Australia is in the midst of a technology boom, led, primarily by innovative small businesses that are transforming the digital economy. Driven by the need for efficiency, the agtech industry, in particular, is set to be worth $100 billion by 2030. With the potential for growth so immense, it’s surprising that agtech is often overlooked in the wide-scheme of Australia’s technology sector.
With the focus of Australian technology innovation generally on FinTech, the transformative effect of the agtech sector on traditional industry often goes unrecognised. In Australia, agtech is often met with skepticism and, at times, outright hostility. Beyond the startup industry, it’s a skepticism that is filtered through senior tiers of academia, corporate, and government.
For many, there is a sentiment that agtech is simply an industry based on hype, without substance. It’s viewed as yet another Gen-y fad that is doomed to expire shortly. However, as it is a key player in the global food system and with some of the best farmers in the world, we need to change this notion in order to ensure that the Australian industry receives the support and investment needed to drive technology innovation.
Historically, agricultural technology has played a huge role in the development of some of our country’s most vital industries. Without it, our $2.7 billion cotton industry may not exist and Australia would not be one of the four leading exporters of cotton.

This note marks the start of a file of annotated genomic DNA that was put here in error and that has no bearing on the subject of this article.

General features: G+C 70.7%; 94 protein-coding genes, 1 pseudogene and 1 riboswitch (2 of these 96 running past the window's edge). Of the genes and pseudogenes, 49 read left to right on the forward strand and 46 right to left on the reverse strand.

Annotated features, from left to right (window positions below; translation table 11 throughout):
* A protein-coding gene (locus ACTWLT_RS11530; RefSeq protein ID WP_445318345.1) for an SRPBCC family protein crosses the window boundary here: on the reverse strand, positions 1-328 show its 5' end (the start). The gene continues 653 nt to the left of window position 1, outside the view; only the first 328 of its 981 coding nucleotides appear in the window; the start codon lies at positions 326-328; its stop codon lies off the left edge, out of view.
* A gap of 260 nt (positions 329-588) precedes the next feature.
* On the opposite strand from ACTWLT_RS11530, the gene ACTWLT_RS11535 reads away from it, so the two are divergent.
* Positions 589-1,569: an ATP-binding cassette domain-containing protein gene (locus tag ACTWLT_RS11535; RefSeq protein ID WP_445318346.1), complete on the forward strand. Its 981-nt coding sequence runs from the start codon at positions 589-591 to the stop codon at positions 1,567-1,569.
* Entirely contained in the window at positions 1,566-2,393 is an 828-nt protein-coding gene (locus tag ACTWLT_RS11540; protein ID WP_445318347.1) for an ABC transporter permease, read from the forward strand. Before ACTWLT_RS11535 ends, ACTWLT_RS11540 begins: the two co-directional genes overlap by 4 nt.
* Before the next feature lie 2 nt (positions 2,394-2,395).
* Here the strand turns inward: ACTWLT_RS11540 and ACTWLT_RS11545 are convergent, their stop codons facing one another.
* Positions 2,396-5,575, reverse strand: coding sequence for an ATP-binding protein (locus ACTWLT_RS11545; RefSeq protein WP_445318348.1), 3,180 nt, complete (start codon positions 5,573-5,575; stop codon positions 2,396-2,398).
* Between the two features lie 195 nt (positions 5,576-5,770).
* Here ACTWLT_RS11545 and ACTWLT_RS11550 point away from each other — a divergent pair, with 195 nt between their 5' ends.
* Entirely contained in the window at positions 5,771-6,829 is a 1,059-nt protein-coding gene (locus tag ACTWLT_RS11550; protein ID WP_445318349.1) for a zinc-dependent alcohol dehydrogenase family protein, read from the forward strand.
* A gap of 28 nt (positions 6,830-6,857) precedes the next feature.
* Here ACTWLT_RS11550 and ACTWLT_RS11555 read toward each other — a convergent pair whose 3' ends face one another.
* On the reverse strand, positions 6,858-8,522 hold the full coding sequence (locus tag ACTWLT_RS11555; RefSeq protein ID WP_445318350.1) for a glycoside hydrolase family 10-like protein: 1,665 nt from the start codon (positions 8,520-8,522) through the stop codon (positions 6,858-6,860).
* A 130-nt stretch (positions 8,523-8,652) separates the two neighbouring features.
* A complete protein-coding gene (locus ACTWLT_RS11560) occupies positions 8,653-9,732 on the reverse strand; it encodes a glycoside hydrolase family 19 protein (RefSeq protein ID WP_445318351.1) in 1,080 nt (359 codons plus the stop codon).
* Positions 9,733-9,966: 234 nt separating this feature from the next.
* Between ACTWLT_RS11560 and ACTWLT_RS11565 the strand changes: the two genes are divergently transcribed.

The cotton industry was threatened by plant disease and the challenging Australian growing conditions, which made it necessary to create specialised strains of the cotton plant. The strain was then developed, bred and then deployed en masse, giving birth to the cotton industry as we know it. The creation of the specialised plant was made possible only using agtech research, and working in conjunction with the CSIRO means that Australia now not only provides the highest yield in the world but our cotton is also considered to be of the best quality. It’s an industry that works hand-in-hand with those on the land, to optimise and transform struggling businesses.
Alongside Australian agtech companies like Sundrop and Observant who have all achieved tremendous global traction, AgDNA is a more recent example of a world-class Australian agtech company, innovating and effecting change in the agricultural industry. Now operating in 180 countries and across one million acres of land, their software integrates seamlessly with machinery such as tractors to provide farmers with a yield and profit analysis that can be narrowed down to a single square meter area.
While the ‘agtech’ handle may be new, Australia has been benefitting from agricultural technologies for many years. The difference is that now the technologies are even more advanced and the potential for transformation of an industry, even greater.
The term ‘agtech’ now has a tremendous power and places the sector within the international startup movement. If we can shift the idea that Australian agtech is something to fear or something that will fade with time, we can increase the potential of the sector on both a local level and on the trillion dollar global stage.